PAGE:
John 8:32 reads, “And ye shall know the truth and the truth shall make you free.”

Matt Berrett, former assistant director of the CIA, shared this scripture — which is carved into the wall of the CIA headquarters — as he met with students and faculty at BYU-Idaho on Tuesday.

“We need to know the truth,” Berrett said. “Some of those truths will be life and death. Some of those truths will be existential.”

Berrett opened his remarks with a short anecdote on his attempt to describe the entirety of human history in the fewest words.

“One thing led to another,” Berrett said.

Unfolding a series of historical events, Berrett began with World War I and moved forward until World War II, further emphasizing how one thing did indeed lead to another.

Berrett prompted those in attendance to discuss “a thing that might lead to significant other things” in current events. Topics the audience touched on included the conflict between Israel and Hamas, the conflict between Ukraine and Russia, the war on terror and China’s influence in various parts of the world, along with their relationship with the Western world.

Berrett showed a picture of a Swiss watch and used it to explain the difference between complicated global relations and complex ones.

Matt Berrett taught and led exercises to help those in attendance think bigger.

Matt Berrett taught and led exercises to help those in attendance think bigger. Photo credit: Gabe Mills

Berrett explained the watch, being complicated, is made up of many moving pieces that all play different parts and have predictable results. If a piece stops working, one can reasonably predict what will happen.

Using the predictable complications of the watch as a contrast, Berrett then explained the complexity of the world we live in.

“Complexity is about interdependency between actors (humans), factors (everything else),” Berrett said. “Interdependence is robust. You can’t see it.”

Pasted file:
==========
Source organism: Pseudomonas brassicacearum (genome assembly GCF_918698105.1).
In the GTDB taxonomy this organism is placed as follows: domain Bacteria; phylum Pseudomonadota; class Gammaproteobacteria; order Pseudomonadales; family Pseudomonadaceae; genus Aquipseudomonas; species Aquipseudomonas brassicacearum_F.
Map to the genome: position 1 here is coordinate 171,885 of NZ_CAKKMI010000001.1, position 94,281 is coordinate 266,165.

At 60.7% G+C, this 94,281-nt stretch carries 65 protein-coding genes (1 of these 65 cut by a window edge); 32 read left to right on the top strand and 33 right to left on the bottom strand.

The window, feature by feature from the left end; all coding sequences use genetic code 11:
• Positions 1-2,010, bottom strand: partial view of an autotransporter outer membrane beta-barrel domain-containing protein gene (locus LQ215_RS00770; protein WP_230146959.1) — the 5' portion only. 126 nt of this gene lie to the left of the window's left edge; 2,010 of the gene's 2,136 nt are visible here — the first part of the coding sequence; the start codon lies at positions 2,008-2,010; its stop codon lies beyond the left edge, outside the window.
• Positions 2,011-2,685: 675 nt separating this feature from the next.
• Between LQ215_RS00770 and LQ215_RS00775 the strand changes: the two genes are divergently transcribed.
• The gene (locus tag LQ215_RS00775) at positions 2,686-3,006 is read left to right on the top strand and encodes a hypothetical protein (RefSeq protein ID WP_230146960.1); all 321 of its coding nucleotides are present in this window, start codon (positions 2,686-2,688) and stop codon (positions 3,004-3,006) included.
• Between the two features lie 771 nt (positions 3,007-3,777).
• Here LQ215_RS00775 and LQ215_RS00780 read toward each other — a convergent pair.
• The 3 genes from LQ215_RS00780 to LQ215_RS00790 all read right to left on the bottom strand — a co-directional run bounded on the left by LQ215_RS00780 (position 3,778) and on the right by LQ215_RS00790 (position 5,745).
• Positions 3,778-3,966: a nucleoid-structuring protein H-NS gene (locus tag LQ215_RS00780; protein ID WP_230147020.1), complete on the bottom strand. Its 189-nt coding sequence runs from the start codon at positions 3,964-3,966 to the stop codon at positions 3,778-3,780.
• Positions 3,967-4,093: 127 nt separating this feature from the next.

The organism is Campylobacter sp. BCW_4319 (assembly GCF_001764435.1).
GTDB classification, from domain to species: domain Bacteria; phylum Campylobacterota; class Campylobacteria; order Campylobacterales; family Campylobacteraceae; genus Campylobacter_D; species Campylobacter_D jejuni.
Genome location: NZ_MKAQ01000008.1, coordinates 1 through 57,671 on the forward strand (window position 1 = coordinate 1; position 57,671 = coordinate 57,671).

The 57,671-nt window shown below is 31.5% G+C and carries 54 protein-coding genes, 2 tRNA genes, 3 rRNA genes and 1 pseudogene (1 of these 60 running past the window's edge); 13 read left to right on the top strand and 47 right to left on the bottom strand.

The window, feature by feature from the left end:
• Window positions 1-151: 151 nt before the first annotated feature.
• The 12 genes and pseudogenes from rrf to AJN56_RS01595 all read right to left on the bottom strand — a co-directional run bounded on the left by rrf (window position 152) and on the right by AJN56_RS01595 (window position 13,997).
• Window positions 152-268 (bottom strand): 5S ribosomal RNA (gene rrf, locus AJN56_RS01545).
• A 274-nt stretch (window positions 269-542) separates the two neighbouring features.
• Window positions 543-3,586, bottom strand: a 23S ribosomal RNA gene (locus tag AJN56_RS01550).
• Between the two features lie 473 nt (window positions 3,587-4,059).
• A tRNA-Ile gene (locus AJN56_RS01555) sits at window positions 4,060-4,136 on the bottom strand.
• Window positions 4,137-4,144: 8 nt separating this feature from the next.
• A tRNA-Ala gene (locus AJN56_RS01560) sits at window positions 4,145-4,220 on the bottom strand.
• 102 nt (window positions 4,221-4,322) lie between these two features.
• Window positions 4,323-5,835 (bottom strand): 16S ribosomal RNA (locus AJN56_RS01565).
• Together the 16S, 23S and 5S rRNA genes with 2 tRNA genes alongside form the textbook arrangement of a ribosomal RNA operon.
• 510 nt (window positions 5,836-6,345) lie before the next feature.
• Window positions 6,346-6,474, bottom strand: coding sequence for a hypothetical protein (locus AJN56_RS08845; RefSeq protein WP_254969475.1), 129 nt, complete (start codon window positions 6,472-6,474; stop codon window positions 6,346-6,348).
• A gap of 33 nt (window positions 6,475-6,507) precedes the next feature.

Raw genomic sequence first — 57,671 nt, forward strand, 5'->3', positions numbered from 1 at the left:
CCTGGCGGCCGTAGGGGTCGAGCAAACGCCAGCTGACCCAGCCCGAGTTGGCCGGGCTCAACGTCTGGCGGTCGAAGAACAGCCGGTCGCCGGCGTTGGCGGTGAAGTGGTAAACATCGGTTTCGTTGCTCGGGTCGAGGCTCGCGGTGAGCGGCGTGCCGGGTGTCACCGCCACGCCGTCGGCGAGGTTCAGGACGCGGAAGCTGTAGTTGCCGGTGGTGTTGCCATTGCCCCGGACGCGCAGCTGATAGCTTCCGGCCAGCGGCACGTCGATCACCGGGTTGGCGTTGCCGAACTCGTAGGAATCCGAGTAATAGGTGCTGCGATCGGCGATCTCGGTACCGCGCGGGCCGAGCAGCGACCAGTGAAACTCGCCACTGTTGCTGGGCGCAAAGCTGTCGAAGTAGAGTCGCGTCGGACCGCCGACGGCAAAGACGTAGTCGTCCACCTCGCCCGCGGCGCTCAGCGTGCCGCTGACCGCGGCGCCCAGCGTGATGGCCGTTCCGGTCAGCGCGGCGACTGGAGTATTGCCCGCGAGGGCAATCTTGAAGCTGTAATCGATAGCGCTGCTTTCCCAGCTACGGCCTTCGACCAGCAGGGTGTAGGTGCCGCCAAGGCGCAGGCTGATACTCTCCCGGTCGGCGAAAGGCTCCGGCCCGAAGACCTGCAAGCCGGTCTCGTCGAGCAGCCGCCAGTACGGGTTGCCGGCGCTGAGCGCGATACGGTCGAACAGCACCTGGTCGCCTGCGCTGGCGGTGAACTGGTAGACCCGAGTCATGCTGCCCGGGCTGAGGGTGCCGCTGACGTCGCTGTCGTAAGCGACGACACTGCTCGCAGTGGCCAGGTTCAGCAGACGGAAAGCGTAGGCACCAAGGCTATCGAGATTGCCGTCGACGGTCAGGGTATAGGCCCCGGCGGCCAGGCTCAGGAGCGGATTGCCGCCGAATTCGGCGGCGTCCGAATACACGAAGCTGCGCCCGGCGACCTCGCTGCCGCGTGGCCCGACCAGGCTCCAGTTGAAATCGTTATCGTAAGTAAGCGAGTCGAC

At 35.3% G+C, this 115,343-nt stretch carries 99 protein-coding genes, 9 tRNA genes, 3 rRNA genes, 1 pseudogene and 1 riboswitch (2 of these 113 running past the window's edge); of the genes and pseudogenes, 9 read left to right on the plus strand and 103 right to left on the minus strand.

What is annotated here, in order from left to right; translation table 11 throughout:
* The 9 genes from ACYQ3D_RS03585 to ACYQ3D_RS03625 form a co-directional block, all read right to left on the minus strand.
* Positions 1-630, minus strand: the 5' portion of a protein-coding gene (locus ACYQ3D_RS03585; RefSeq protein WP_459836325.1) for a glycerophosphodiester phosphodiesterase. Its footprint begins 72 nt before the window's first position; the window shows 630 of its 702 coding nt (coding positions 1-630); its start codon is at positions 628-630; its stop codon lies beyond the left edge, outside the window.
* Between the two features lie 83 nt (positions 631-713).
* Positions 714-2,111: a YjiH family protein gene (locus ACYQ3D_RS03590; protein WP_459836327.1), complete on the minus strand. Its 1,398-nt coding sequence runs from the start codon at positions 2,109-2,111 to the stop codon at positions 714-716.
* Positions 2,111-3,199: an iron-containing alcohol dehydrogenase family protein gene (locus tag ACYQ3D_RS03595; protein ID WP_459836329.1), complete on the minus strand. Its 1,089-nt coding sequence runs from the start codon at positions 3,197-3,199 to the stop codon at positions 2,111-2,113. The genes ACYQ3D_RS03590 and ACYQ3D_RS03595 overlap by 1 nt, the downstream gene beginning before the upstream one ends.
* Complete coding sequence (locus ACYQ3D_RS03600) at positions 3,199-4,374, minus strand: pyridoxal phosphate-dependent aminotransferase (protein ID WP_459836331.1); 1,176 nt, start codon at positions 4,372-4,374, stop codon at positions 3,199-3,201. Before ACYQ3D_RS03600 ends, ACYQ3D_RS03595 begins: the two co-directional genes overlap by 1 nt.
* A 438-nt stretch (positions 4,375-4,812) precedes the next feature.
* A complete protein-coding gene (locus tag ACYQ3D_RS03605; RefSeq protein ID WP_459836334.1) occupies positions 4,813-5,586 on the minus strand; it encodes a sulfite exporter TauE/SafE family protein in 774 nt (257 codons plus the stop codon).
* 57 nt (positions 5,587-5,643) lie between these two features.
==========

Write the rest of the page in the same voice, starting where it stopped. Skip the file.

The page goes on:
Berrett explained that the difference between complicated and complex is that in the complex world we live in, there are many unpredictable actors and factors in play and there is a higher risk of surprise. This uncertainty increases the need for people who understand the bigger picture.

“That econ degree, there’s a billion of them coming out of colleges and universities every year; and there’s a few hundred million of them coming out with high GPAs,” Berrett said. “That’s all fantastic. That’s necessary. But what folks to this day, particularly in an increasingly complex world, are yearning for is minds that are bigger.”

One area Berrett mentioned that leads to a broader mind is the media we consume. Berrett specifically recommended reading The Economist because of the wide range of topics and its frequent two-sided approach to the subject matter.

This point is something that inspired Avery Anderson, a student studying marriage and family studies who attended the event.

“When it comes to my news and information input, I think I would like to immerse myself into different perspectives — harsher perspectives — honestly,” Anderson said.

Referring to Berrett’s discussion, Anderson explained that if she could understand different perspectives, it would help her stay out of the echo chambers that form on extreme ends of the spectrum and would help her become a better citizen.

Berrett taught about how certain historical events lead to others.

Berrett taught about how certain historical events lead to others. Photo credit: Gabe Mills

Anderson also mentioned the Center for Anticipatory Intelligence which Berrett co-founded at Utah State University.

According to CAI’s website, they offer a Master of Anticipatory Intelligence which welcomes students from a large range of academic backgrounds to “navigate complex emergent security challenges across a wide range of fields and industries.”

“Having engineering students, art, history, English, like all of those majors, being able to give input into world affairs and world events, that is what creates better perspective and what makes the world a better place,” Anderson said.

As the end of the evening neared, another student asked how Berrett continues learning and what he did when he was a university student to think bigger.

“Ride your curiosity …” Berrett said. “An hour a week, two hours a week, something you know, every other weekend spend three hours trying to systematically get into the zone where you are reading more broadly than the stuff you have to read.”